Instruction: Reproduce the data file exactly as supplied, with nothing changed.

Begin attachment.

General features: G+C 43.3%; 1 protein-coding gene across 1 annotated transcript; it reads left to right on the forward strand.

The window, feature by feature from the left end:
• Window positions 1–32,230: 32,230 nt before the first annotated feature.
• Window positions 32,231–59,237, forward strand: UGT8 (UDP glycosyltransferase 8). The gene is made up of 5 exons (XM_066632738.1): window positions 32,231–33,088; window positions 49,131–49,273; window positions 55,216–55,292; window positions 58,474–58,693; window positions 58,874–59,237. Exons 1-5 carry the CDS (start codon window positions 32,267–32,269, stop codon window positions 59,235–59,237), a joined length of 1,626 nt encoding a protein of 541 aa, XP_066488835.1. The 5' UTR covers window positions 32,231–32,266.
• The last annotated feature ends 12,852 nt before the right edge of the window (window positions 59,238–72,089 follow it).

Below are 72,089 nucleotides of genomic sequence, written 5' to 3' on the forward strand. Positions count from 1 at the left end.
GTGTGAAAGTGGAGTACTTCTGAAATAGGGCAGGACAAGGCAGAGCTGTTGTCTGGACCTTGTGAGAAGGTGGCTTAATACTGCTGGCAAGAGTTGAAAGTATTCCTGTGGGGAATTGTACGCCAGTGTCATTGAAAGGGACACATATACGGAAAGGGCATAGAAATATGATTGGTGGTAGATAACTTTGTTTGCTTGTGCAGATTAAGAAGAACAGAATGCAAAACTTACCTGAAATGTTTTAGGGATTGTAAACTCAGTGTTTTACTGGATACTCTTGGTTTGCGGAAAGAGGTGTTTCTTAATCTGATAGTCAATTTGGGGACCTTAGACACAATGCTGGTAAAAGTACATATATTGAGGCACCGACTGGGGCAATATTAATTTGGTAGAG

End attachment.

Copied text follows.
General features: G+C 43.3%; 1 protein-coding gene across 1 annotated transcript; it reads left to right on the forward strand.

The window, feature by feature from the left end:
• Window positions 1–32,230: 32,230 nt before the first annotated feature.
• Window positions 32,231–59,237, forward strand: UGT8 (UDP glycosyltransferase 8). The gene is made up of 5 exons (XM_066632738.1): window positions 32,231–33,088; window positions 49,131–49,273; window positions 55,216–55,292; window positions 58,474–58,693; window positions 58,874–59,237. Exons 1-5 carry the CDS (start codon window positions 32,267–32,269, stop codon window positions 59,235–59,237), a joined length of 1,626 nt encoding a protein of 541 aa, XP_066488835.1. The 5' UTR covers window positions 32,231–32,266.
• The last annotated feature ends 12,852 nt before the right edge of the window (window positions 59,238–72,089 follow it).

Below are 72,089 nucleotides of genomic sequence, written 5' to 3' on the forward strand. Positions count from 1 at the left end.
GTGTGAAAGTGGAGTACTTCTGAAATAGGGCAGGACAAGGCAGAGCTGTTGTCTGGACCTTGTGAGAAGGTGGCTTAATACTGCTGGCAAGAGTTGAAAGTATTCCTGTGGGGAATTGTACGCCAGTGTCATTGAAAGGGACACATATACGGAAAGGGCATAGAAATATGATTGGTGGTAGATAACTTTGTTTGCTTGTGCAGATTAAGAAGAACAGAATGCAAAACTTACCTGAAATGTTTTAGGGATTGTAAACTCAGTGTTTTACTGGATACTCTTGGTTTGCGGAAAGAGGTGTTTCTTAATCTGATAGTCAATTTGGGGACCTTAGACACAATGCTGGTAAAAGTACATATATTGAGGCACCGACTGGGGCAATATTAATTTGGTAGAG